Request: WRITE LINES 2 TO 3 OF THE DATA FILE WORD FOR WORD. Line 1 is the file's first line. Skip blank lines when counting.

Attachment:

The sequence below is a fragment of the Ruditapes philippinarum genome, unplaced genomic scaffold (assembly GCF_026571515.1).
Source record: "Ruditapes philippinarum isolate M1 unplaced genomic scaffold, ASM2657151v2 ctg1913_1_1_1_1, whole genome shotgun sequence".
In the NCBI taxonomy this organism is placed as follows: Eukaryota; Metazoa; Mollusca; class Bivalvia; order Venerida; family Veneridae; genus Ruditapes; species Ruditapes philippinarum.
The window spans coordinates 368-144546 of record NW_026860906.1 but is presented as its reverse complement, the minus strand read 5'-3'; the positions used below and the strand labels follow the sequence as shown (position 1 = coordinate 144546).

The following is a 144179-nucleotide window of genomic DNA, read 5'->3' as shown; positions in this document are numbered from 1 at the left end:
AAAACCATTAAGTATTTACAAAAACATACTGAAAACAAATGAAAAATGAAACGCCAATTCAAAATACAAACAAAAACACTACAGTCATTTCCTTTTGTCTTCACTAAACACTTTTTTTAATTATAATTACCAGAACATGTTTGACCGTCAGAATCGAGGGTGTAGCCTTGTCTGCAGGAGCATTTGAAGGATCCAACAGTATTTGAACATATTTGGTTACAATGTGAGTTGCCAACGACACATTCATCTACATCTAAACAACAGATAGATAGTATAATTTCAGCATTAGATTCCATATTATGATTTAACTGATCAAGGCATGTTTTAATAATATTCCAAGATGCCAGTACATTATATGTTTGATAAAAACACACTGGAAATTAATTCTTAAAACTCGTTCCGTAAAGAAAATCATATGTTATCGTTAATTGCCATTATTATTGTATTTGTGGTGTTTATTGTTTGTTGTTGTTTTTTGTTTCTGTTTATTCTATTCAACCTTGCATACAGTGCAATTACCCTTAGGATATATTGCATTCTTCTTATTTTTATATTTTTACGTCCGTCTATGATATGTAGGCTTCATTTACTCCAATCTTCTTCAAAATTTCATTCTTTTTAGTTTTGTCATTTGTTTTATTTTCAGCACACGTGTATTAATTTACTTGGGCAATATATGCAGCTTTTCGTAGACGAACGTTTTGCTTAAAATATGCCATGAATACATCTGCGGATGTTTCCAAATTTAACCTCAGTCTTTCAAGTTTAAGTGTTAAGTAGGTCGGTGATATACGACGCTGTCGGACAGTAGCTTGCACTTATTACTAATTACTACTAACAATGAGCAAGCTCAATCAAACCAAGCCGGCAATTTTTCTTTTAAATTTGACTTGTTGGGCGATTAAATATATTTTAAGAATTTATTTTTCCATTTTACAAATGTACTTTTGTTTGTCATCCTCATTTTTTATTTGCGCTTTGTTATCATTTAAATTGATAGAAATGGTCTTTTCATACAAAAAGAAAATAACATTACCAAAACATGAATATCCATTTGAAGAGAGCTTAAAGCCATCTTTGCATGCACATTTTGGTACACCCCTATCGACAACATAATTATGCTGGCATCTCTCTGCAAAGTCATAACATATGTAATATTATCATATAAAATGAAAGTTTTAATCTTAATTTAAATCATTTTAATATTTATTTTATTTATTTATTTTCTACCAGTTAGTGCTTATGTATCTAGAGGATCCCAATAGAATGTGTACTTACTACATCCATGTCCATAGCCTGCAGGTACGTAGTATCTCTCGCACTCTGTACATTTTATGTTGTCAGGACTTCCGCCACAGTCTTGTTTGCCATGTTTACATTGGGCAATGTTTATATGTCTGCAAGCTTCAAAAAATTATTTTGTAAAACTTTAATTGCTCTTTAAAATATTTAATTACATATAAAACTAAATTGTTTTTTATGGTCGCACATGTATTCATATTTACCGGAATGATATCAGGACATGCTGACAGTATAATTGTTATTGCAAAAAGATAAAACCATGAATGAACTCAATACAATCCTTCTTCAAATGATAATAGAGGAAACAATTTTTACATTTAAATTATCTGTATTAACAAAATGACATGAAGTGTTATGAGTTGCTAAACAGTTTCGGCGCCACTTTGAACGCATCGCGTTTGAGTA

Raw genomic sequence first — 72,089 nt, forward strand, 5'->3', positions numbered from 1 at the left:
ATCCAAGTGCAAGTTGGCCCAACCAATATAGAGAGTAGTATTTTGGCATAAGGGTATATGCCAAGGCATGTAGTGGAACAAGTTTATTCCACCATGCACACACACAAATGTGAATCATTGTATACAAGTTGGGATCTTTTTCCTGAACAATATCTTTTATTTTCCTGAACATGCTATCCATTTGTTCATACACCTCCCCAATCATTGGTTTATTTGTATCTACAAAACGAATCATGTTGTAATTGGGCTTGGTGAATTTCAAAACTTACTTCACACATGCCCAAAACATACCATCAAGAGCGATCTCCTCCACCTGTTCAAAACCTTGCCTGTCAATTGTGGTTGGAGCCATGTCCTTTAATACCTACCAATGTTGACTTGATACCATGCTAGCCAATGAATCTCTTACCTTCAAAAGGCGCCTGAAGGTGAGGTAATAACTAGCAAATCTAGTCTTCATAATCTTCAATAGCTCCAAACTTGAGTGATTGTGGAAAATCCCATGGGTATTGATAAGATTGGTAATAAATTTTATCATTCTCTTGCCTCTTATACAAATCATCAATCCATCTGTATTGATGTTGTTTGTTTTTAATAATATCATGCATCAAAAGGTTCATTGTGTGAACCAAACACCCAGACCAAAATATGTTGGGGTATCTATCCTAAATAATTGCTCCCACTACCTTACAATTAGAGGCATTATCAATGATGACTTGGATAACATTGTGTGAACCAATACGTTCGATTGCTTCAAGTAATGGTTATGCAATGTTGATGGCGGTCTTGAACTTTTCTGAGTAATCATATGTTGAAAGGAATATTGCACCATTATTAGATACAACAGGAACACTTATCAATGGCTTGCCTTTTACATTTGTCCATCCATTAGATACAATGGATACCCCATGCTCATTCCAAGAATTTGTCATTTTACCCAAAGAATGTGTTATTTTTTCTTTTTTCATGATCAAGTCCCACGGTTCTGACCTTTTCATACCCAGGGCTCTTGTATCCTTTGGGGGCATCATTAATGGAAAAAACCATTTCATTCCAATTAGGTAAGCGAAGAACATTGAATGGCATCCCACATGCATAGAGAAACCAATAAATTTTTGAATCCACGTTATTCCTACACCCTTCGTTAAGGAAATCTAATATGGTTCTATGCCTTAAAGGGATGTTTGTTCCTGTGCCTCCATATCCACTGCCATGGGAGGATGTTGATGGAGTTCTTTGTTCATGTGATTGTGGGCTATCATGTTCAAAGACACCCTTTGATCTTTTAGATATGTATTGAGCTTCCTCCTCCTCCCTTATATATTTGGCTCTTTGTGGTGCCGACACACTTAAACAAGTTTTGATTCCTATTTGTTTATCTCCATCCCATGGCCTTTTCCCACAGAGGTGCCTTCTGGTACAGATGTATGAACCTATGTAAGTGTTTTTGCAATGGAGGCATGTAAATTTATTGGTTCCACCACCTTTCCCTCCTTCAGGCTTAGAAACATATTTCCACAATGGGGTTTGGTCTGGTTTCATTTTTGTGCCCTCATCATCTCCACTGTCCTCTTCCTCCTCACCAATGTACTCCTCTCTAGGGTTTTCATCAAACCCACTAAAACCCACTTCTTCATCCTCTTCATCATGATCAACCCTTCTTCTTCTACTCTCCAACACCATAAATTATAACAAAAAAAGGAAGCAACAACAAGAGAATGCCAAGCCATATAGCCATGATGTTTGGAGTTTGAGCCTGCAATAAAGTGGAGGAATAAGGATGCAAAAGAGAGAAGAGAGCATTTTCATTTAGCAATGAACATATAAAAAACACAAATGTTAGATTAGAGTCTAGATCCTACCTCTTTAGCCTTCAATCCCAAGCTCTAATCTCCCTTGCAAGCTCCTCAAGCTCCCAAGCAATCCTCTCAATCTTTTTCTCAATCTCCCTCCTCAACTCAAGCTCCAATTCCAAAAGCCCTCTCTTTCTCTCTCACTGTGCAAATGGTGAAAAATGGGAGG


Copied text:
Source record: "Ruditapes philippinarum isolate M1 unplaced genomic scaffold, ASM2657151v2 ctg1913_1_1_1_1, whole genome shotgun sequence".
In the NCBI taxonomy this organism is placed as follows: Eukaryota; Metazoa; Mollusca; class Bivalvia; order Venerida; family Veneridae; genus Ruditapes; species Ruditapes philippinarum.